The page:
How did an ex–news anchor become the most controversial woman in school reform?
These days, the energy in reform is with those who are taking the fight to the courts. Mayors, chancellors, and the rest of the Albany Establishment are too entangled in political interests to make change, the activists claim, and education reform's best chance is to bring lawsuits to challenge teacher tenure as unconstitutional.
Brown is their unlikely public face. Tenure, she says, violates students' rights to an equal education, protecting bad teachers and preventing productive turnover. Enshrining that legal principle, of true equal opportunity for every student, would presumably require a much fuller and more radical transformation of the school system than the one reformers envision—or even really support. But anti-tenure litigants won their first suit in California this summer, and Brown plans to help file suitsin two more states this year and ten in total over the next five years. Her first big day in New York court comes on January 14, when lawyers for her Partnership for Educational Justice will address the state's motion to dismiss its suit. It's unlikely her group will win, but the New York State chancellor has already announced plans to rethink tenure.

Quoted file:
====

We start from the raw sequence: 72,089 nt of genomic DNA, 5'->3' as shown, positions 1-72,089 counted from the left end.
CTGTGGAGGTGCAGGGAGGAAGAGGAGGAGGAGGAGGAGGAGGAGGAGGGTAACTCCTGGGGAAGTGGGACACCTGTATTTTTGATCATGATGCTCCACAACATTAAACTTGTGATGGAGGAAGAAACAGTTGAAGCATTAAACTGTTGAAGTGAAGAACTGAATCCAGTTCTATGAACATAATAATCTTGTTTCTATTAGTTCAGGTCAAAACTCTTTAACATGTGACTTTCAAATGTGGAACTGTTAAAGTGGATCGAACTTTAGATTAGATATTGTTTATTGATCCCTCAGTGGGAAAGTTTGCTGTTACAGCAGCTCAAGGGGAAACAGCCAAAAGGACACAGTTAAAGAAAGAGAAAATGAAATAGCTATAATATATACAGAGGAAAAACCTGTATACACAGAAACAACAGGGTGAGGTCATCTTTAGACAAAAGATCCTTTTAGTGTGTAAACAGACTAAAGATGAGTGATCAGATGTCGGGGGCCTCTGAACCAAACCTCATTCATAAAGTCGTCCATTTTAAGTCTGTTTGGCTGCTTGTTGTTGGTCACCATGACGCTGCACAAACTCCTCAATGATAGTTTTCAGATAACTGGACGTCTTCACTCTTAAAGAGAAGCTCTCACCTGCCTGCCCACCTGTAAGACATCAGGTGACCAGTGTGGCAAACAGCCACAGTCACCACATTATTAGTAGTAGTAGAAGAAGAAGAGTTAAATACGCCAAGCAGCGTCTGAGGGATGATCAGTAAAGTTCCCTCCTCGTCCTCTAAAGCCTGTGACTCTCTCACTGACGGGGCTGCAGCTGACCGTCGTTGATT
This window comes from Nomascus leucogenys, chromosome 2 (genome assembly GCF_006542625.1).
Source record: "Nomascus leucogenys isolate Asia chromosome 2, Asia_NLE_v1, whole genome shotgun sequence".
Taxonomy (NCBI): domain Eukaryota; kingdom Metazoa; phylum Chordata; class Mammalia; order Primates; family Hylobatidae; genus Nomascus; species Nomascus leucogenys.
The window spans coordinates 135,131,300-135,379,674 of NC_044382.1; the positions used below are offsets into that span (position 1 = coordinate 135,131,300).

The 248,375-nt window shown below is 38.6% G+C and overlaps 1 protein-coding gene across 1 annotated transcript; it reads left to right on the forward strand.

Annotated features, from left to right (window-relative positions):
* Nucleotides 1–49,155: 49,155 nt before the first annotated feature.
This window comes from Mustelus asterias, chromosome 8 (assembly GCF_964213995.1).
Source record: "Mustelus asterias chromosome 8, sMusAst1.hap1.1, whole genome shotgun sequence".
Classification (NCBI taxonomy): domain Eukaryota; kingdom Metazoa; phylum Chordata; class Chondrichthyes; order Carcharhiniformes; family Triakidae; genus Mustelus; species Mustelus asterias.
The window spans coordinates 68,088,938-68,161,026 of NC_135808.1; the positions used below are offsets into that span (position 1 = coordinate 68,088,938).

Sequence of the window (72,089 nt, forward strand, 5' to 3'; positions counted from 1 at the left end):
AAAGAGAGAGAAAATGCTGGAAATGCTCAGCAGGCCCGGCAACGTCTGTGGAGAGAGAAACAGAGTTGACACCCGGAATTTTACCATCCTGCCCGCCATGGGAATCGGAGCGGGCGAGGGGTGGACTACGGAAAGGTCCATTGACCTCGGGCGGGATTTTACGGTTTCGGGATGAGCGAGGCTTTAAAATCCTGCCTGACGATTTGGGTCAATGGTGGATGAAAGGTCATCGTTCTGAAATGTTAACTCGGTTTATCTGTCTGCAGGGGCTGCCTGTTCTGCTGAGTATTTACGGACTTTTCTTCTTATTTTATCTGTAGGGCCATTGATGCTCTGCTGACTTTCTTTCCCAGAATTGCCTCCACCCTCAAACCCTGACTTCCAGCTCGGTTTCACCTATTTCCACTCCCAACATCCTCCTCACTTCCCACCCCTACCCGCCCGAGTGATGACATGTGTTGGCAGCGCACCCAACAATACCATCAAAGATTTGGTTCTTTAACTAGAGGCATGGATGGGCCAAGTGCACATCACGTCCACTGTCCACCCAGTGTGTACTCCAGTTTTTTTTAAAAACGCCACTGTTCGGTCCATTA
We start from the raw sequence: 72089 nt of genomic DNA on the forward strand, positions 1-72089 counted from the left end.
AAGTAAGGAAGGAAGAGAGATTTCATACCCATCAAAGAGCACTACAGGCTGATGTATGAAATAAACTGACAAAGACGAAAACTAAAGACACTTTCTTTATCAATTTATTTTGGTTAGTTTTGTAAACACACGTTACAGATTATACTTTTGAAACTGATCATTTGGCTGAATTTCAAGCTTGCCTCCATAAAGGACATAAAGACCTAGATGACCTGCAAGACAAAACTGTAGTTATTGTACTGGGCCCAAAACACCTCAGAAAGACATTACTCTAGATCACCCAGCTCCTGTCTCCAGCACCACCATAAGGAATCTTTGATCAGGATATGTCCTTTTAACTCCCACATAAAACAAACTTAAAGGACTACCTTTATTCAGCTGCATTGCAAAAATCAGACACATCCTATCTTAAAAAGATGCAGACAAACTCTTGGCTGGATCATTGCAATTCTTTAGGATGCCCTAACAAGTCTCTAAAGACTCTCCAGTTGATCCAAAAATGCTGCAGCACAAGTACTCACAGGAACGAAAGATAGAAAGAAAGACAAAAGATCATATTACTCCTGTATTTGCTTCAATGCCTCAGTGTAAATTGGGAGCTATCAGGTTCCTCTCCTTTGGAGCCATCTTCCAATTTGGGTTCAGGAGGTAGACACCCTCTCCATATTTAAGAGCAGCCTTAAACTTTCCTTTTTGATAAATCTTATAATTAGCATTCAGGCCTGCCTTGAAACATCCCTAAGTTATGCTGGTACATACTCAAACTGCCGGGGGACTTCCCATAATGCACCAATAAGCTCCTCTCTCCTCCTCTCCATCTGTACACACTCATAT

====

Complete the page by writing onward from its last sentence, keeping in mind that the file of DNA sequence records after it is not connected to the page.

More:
Even in school reform's new lawsuit era, hand-to-hand combat is still the preferred mode of resolving—or not resolving—conflict. Brown has become the latest vilified figure in a decades-long PR battle—between the teachers union, one of the last powerful unions in the U.S., and "reformers"—to rival the ugliest type of corporate warfare. That battle can be high-minded; Randi Weingarten, the head of the American Federation of Teachers, says schools are doing fine: "New York's graduation rates have increased by double digits since 2001, and New Yorkers still prize their public schools." And the fight can be low-minded: The union has denigrated Brown as a patsy for her husband, and a pair of union-backed lobbying groups set up a website where she's portrayed as a puppet being manipulated by two bankers with "1%" lapel pins. (Whether the union had anything to do with the site getting picked up by Twitter spambots seems an open question.)
"They say I don't have standing to comment on schools because of my appearance and who I'm married to, and I say that's just pathetic," says Brown. "They don't want to engage in a debate because they have no argument." As for operatives who have said inflammatory things, such as that Brown's tabloid-ready charge that unions are protecting sexual predators in the teacher corps was "equivalent to a blood libel"? She waves a hand. "I've covered the White House and been yelled at by presidents," she says. "If people in power are pissed, it usually means you are doing something right."